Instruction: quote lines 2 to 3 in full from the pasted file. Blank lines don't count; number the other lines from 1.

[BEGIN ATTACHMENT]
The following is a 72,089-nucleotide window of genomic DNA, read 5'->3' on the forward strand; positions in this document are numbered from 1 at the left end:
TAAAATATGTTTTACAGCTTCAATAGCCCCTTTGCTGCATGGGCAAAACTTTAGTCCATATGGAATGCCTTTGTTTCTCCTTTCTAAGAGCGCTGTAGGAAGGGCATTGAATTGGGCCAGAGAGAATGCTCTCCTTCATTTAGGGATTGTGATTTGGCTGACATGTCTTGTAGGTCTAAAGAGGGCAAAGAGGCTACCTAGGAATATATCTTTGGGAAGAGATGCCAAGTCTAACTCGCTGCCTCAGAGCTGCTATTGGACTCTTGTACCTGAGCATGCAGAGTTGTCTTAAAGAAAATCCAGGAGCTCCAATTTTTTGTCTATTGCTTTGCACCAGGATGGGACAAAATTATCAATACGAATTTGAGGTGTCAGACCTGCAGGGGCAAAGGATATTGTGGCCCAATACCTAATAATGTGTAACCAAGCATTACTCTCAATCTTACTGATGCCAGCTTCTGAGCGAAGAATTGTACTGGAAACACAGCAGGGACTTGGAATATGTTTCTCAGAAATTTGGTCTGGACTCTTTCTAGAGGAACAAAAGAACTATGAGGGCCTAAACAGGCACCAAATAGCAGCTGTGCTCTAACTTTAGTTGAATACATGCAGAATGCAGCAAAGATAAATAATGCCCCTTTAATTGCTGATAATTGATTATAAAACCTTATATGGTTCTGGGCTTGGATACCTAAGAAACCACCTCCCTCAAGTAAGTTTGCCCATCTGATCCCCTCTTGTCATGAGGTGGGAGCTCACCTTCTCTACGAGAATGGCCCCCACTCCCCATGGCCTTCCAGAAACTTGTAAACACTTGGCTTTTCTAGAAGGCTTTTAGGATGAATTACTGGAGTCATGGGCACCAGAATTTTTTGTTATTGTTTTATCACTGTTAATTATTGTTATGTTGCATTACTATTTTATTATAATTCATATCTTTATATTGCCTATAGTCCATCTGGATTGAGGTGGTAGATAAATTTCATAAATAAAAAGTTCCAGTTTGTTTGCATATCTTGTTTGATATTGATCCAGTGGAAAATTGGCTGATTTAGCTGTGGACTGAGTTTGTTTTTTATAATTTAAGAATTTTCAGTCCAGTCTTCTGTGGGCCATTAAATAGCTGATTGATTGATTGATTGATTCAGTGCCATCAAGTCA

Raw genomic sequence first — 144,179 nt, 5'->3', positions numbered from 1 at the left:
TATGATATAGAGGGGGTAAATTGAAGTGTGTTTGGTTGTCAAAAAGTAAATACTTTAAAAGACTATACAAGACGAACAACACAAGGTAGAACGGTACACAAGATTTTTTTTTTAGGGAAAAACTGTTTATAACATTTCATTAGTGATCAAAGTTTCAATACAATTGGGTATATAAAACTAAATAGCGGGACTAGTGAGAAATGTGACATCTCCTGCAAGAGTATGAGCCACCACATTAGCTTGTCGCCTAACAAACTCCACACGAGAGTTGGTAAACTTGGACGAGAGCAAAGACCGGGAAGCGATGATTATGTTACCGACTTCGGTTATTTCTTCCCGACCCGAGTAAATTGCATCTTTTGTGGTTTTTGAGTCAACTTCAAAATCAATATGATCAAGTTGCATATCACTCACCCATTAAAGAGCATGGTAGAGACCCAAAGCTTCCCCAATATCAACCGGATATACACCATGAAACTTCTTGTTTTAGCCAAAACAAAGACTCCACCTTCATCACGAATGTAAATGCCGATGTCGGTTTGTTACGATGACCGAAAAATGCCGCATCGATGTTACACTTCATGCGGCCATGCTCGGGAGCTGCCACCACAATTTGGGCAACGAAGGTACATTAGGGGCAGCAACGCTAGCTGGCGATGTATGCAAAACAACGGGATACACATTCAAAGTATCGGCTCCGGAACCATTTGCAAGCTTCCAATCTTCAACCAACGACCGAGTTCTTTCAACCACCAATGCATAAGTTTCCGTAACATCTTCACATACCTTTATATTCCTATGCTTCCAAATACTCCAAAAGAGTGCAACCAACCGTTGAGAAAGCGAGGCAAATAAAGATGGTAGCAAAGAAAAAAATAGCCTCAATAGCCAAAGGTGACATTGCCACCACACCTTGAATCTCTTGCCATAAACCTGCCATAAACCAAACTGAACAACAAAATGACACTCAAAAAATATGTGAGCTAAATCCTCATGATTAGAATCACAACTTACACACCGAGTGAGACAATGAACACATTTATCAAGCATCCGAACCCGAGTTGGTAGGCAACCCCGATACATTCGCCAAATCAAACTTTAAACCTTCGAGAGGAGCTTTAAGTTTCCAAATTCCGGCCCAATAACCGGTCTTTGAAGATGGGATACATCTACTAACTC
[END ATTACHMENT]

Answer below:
TAAAATATGTTTTACAGCTTCAATAGCCCCTTTGCTGCATGGGCAAAACTTTAGTCCATATGGAATGCCTTTGTTTCTCCTTTCTAAGAGCGCTGTAGGAAGGGCATTGAATTGGGCCAGAGAGAATGCTCTCCTTCATTTAGGGATTGTGATTTGGCTGACATGTCTTGTAGGTCTAAAGAGGGCAAAGAGGCTACCTAGGAATATATCTTTGGGAAGAGATGCCAAGTCTAACTCGCTGCCTCAGAGCTGCTATTGGACTCTTGTACCTGAGCATGCAGAGTTGTCTTAAAGAAAATCCAGGAGCTCCAATTTTTTGTCTATTGCTTTGCACCAGGATGGGACAAAATTATCAATACGAATTTGAGGTGTCAGACCTGCAGGGGCAAAGGATATTGTGGCCCAATACCTAATAATGTGTAACCAAGCATTACTCTCAATCTTACTGATGCCAGCTTCTGAGCGAAGAATTGTACTGGAAACACAGCAGGGACTTGGAATATGTTTCTCAGAAATTTGGTCTGGACTCTTTCTAGAGGAACAAAAGAACTATGAGGGCCTAAACAGGCACCAAATAGCAGCTGTGCTCTAACTTTAGTTGAATACATGCAGAATGCAGCAAAGATAAATAATGCCCCTTTAATTGCTGATAATTGATTATAAAACCTTATATGGTTCTGGGCTTGGATACCTAAGAAACCACCTCCCTCAAGTAAGTTTGCCCATCTGATCCCCTCTTGTCATGAGGTGGGAGCTCACCTTCTCTACGAGAATGGCCCCCACTCCCCATGGCCTTCCAGAAACTTGTAAACACTTGGCTTTTCTAGAAGGCTTTTAGGATGAATTACTGGAGTCATGGGCACCAGAATTTTTTGTTATTGTTTTATCACTGTTAATTATTGTTATGTTGCATTACTATTTTATTATAATTCATATCTTTATATTGCCTATAGTCCATCTGGATTGAGGTGGTAGATAAATTTCATAAATAAAAAGTTCCAGTTTGTTTGCATATCTTGTTTGATATTGATCCAGTGGAAAATTGGCTGATTTAGCTGTGGACTGAGTTTGTTTTTTATAATTTAAGAATTTTCAGTCCAGTCTTCTGTGGGCCATTAAATAGCTGATTGATTGATTGATTGATTCAGTGCCATCAAGTCA

Raw genomic sequence first — 144,179 nt, 5'->3', positions numbered from 1 at the left: